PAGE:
Manash Pratim Sarma*, Subhankar Das, Robinson, Surjya Loying, Minakshi Bhattacharjee, Nayan Talukdar, Partha Pratim Kalita, Kundal Neog
Department of Biotechnology, Assam Down Town University, Panikhaiti, Guwahati, Assam, India
*Corresponding author: Manash Pratim Sarma, Department of Biotechnology, Assam Down Town University, Panikhaiti, Guwahati, Assam, India. Tel: +918255075275; Email: firstname.lastname@example.org
Date: 1 August, 2017; Accepted Date: 2 September, 2017; Published Date: 9 September, 2017
There is potentiality for a wide range of vegetables and fruit products to become contaminated with microorganisms. The range of microorganisms associated with outbreaks linked to fresh product encompasses bacteria, viruses and parasites. This study was undertaken to investigate microbial safety aspects of some fruits such as Mango (Mangifera indica), Plum (Prunus sp.), Guava (Psidium guajava), Litchi (Litchi chinensis), Grapes (Vitis vinifera), Apple (Malus domestica) and Banana (Musa acuminate).
The presence of different bacteria which were responsible for spoiling fruits was confirmed by various biochemical and microbial tests. The microorganisms isolated were characterized by VITEK analysis and identified. The results showed the presence of the bacteria like Enterobacter cloacae complex, Providencia rettgeri, Pantoea spp and Serratia plymuthica. The isolated strains were then tested against 19 different antibiotics to look into their antibiotic susceptibility. The fruits in Guwahati region are mainly spoiled by Enterobacter cloacae complex, though other organisms are also there such as Pantoea spp, Providencia rettgeri, Serratia plymuthica. Methods to control these microbes need to be framed and applied for long term storage of the fruits.
2. Keywords: Antibiotic; Fruit Spoilage Microbes; Guwahati; Vitek
Fruits are vital sources of nutrients to human beings. They give the body the necessary vitamin and minerals in the right proportion for human growth and development. Fruits are seasonal and highly perishable in nature. The fruits that are cultivated in a natural environment are exposed to microbial contamination. They begin to deteriorate shortly after harvest. The fruits that are cultivated in the nature are more susceptible to the microbial attacks. Fruits may become contaminated with harmful pathogens and spoilage microorganisms either during their growing in fields, orchards, vineyards, or greenhouses, or during harvesting, postharvest handling, and distribution.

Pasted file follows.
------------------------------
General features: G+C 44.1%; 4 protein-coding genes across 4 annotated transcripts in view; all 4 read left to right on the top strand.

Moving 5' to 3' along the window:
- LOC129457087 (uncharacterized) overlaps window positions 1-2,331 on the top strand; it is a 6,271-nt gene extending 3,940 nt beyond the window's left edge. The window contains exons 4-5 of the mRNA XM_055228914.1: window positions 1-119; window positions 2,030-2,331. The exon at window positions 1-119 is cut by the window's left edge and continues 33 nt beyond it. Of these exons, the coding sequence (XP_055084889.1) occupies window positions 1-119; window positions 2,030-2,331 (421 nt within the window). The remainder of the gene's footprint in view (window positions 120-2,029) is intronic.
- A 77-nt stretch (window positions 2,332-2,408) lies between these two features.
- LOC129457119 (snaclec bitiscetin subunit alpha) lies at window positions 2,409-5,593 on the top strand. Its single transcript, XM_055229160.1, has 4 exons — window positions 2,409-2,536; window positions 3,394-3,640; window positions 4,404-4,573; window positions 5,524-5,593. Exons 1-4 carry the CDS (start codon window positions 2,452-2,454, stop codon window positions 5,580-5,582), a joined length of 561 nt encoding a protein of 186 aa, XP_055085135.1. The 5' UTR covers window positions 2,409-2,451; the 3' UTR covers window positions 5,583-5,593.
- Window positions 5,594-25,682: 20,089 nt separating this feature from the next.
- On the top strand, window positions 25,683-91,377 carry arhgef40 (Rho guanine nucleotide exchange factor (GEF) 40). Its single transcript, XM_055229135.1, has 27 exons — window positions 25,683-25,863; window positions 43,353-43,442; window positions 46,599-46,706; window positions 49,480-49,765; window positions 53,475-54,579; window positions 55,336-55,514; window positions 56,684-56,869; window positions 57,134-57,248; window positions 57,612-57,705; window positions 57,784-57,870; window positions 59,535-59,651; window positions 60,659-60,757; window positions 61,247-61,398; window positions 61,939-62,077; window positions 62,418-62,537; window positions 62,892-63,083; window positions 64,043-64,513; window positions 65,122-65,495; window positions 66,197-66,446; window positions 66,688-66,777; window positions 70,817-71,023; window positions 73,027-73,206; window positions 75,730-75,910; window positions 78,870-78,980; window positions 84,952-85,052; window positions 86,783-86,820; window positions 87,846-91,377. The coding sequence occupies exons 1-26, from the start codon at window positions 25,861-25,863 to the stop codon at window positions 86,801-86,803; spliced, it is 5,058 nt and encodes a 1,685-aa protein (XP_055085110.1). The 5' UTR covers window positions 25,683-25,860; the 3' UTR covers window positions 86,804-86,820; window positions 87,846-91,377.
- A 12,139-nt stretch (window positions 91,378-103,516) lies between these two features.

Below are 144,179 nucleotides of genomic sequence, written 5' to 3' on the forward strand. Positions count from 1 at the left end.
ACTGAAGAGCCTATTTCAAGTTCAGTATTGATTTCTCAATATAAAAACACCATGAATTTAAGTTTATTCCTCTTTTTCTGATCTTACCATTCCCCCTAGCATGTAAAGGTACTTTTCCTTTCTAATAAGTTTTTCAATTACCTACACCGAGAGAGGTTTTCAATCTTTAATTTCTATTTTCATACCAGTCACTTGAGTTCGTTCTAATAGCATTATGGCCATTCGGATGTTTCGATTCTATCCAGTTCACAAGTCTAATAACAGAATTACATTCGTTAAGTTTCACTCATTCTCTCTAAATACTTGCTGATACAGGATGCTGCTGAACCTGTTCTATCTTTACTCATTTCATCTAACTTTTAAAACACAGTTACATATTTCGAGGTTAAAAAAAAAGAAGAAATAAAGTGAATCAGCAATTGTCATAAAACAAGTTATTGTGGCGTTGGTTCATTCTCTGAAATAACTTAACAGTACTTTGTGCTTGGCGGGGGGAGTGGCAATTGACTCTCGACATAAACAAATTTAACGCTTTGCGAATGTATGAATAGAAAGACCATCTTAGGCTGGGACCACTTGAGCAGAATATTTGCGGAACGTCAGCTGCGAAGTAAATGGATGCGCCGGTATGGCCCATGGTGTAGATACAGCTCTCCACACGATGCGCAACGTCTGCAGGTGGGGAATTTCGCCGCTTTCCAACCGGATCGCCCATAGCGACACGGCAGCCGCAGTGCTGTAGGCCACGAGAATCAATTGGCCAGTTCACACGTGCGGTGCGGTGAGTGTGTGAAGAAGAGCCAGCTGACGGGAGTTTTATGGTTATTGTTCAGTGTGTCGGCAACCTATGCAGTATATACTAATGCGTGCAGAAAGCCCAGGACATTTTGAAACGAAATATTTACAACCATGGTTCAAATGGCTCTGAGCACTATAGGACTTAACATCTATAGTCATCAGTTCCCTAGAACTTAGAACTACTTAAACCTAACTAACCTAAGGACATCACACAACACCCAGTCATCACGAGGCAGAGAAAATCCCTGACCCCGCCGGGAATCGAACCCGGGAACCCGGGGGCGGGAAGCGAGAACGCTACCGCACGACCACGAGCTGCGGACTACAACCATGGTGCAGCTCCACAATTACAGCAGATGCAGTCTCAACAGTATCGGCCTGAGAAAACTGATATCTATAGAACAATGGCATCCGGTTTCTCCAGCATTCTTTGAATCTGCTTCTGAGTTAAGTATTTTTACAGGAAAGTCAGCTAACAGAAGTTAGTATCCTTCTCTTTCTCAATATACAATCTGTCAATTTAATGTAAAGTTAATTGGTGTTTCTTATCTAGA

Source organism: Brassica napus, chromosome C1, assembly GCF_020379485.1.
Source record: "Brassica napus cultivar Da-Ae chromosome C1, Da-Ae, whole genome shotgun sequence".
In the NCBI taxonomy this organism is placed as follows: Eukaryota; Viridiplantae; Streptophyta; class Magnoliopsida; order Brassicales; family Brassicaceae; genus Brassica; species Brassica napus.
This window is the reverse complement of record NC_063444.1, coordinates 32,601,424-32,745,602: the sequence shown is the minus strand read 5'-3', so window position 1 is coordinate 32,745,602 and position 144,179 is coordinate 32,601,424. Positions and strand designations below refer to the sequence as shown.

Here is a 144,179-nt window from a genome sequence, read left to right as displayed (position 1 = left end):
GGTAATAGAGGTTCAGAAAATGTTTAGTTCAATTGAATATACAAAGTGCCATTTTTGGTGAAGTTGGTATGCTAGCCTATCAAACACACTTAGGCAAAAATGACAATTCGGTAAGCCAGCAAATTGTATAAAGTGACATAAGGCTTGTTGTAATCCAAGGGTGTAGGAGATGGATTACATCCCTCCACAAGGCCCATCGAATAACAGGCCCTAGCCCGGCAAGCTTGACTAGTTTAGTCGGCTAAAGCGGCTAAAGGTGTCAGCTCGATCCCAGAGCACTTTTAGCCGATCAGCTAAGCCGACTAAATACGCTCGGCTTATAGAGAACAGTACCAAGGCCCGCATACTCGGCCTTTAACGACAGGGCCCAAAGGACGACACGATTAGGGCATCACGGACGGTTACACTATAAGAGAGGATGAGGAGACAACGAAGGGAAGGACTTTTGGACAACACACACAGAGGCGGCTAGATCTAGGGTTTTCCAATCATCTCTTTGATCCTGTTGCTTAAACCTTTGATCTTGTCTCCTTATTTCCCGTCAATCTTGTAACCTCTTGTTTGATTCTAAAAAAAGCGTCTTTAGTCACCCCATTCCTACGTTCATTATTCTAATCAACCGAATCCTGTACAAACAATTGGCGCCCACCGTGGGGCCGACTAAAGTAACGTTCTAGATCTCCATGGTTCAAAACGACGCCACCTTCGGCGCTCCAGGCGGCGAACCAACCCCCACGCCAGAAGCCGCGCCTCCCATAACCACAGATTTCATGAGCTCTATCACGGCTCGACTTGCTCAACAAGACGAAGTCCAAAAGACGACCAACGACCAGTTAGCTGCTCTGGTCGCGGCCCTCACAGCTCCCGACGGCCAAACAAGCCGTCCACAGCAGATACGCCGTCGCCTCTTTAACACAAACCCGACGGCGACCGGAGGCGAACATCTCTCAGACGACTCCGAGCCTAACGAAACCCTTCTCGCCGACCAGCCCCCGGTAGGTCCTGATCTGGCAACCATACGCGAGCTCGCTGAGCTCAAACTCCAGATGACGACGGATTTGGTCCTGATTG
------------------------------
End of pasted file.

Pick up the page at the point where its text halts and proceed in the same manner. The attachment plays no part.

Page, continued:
Sometimes spoilage of fruits also depends on microbial growth depends on various factors such as temperature, pH and moisture of the particular region. Biochemical and microbial spoilage are main two causes for their spoilage. Due to the spoilage, the nutritional value and the market value of the fruits also gets deteriorated. It is estimated one-fourth of the harvested fruits are spoiled before consumption. Biochemical spoilage is caused by microorganisms like bacterial, yeast and moulds. Many microorganisms that are responsible for the spoilage of fruits are also harmful to human when consumed.
These may include respiratory failure, urinary infection, food poisoning, stomachache, fever, nausea etc. Over the years, there has been an increased demand to isolate and identify the microorganisms associated with the spoilage so that it can be controlled [1,2]. This study was undertaken to isolate and identify microorganisms that are associated or responsible for the spoilage of ripened fruits sold in Narengi and Paltan bazaar markets within Guwahati region. In addition, the study investigated the susceptibility of the microorganisms to some antibiotics. Enterobacter species are known to be associated with high resistance to most of the antimicrobial agents . Numerous studies on the mutation and its association with drug resistance have been reported [4-7]. Similar experience in terms of resistance was also been experienced in the species isolated from food stuff [8-11]. The experiment was carried to estimate and identify the fruit spoiling microbes in Guwahati.
4. Materials and Methods
The experiments were conducted in the Department of Biotechnology, Assam Down Town University, Panikhaiti, Guwahati, Assam and apart with identification were carried out in Assam Down Town Hospital, India. The fruits selected for the study were: Apple (Malus domestica), Mango (Mangifera indica), Banana (Musa acuminate), Litchi (Litchi chinensis), Guava (Psidium guajava), Grapes (Vitis vinifera), Plum (Prunus cerasifera) which are most frequently consumed by the people of the region.